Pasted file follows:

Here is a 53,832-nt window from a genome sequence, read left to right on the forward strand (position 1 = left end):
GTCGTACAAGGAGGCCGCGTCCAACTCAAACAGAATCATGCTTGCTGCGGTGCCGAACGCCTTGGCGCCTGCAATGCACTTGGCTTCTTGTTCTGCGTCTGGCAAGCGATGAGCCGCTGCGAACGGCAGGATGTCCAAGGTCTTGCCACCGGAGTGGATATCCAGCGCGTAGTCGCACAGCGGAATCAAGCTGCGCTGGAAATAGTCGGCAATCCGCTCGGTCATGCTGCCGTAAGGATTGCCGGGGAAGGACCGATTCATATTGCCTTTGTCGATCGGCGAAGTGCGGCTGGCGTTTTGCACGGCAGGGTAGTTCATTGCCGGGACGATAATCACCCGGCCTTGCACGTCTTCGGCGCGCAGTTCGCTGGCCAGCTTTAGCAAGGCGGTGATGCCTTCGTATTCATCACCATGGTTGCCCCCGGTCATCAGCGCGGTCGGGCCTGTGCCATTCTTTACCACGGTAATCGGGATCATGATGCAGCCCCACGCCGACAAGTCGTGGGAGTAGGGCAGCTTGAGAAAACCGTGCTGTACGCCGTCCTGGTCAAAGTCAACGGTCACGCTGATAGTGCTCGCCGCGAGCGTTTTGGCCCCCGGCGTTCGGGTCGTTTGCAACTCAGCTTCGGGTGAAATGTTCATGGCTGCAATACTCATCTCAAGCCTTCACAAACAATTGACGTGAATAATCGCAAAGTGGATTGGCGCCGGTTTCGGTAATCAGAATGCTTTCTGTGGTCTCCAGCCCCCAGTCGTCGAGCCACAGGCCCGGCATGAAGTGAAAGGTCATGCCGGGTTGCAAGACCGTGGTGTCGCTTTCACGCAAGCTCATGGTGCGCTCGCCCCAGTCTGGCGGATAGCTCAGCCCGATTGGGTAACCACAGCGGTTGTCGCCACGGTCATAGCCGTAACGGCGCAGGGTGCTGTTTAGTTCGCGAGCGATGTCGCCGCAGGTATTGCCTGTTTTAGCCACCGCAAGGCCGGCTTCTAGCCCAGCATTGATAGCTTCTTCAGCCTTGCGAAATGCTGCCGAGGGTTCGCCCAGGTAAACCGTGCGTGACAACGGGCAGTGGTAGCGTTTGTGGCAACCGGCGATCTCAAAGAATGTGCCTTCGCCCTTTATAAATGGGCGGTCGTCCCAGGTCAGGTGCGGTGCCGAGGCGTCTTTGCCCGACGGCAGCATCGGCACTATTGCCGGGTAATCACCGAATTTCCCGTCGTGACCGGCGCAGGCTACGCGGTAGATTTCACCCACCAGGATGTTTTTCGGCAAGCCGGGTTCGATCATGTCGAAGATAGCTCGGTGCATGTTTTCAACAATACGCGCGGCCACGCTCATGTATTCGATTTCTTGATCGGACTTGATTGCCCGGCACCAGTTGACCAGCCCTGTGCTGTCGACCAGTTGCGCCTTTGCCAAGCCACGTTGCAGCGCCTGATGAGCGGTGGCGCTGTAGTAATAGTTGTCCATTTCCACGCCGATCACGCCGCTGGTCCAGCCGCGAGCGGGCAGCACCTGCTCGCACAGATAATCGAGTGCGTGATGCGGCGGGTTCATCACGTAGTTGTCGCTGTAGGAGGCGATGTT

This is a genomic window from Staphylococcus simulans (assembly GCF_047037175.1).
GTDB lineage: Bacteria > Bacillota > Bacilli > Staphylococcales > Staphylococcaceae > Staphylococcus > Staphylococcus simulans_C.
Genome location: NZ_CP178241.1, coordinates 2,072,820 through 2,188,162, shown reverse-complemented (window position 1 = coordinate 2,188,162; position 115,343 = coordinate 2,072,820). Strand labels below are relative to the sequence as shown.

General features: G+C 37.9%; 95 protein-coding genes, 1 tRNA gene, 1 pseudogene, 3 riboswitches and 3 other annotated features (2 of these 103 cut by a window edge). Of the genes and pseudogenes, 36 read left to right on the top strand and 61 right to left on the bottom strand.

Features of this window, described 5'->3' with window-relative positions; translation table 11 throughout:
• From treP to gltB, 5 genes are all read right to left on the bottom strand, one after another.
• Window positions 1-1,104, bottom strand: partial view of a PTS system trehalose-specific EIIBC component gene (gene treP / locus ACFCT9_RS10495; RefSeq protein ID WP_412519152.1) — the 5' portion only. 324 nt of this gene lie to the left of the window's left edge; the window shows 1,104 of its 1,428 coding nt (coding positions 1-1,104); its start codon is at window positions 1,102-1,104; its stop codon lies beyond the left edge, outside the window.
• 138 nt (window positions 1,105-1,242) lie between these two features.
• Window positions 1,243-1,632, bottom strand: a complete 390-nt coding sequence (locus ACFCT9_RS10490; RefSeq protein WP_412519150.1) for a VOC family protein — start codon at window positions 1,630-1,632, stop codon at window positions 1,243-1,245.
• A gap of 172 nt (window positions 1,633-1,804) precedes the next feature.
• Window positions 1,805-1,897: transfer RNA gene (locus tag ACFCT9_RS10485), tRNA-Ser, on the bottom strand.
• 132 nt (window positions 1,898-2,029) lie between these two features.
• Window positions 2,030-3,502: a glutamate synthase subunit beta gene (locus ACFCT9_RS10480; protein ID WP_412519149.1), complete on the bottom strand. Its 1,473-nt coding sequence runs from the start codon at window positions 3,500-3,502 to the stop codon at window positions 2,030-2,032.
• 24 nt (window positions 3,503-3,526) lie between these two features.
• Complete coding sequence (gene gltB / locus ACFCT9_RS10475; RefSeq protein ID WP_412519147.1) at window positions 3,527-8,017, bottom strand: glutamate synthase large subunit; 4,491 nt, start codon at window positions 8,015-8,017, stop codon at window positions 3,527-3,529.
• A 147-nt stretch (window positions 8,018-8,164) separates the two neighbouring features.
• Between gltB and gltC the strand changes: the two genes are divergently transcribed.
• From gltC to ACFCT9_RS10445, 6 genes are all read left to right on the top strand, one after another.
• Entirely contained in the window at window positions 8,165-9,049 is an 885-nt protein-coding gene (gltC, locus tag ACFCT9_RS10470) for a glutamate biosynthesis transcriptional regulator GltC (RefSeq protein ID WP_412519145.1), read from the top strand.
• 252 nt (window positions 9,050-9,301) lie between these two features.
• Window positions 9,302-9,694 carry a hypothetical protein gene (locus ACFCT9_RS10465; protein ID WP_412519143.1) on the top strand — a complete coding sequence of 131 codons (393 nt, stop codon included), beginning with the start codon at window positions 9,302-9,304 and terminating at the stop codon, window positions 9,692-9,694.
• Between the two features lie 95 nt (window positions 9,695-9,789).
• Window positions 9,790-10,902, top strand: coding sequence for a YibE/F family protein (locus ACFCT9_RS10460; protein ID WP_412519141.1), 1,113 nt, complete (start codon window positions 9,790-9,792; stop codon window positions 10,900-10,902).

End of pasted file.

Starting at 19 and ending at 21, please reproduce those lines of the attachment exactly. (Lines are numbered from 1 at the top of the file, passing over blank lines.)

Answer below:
• Between gltB and gltC the strand changes: the two genes are divergently transcribed.
• From gltC to ACFCT9_RS10445, 6 genes are all read left to right on the top strand, one after another.
• Entirely contained in the window at window positions 8,165-9,049 is an 885-nt protein-coding gene (gltC, locus tag ACFCT9_RS10470) for a glutamate biosynthesis transcriptional regulator GltC (RefSeq protein ID WP_412519145.1), read from the top strand.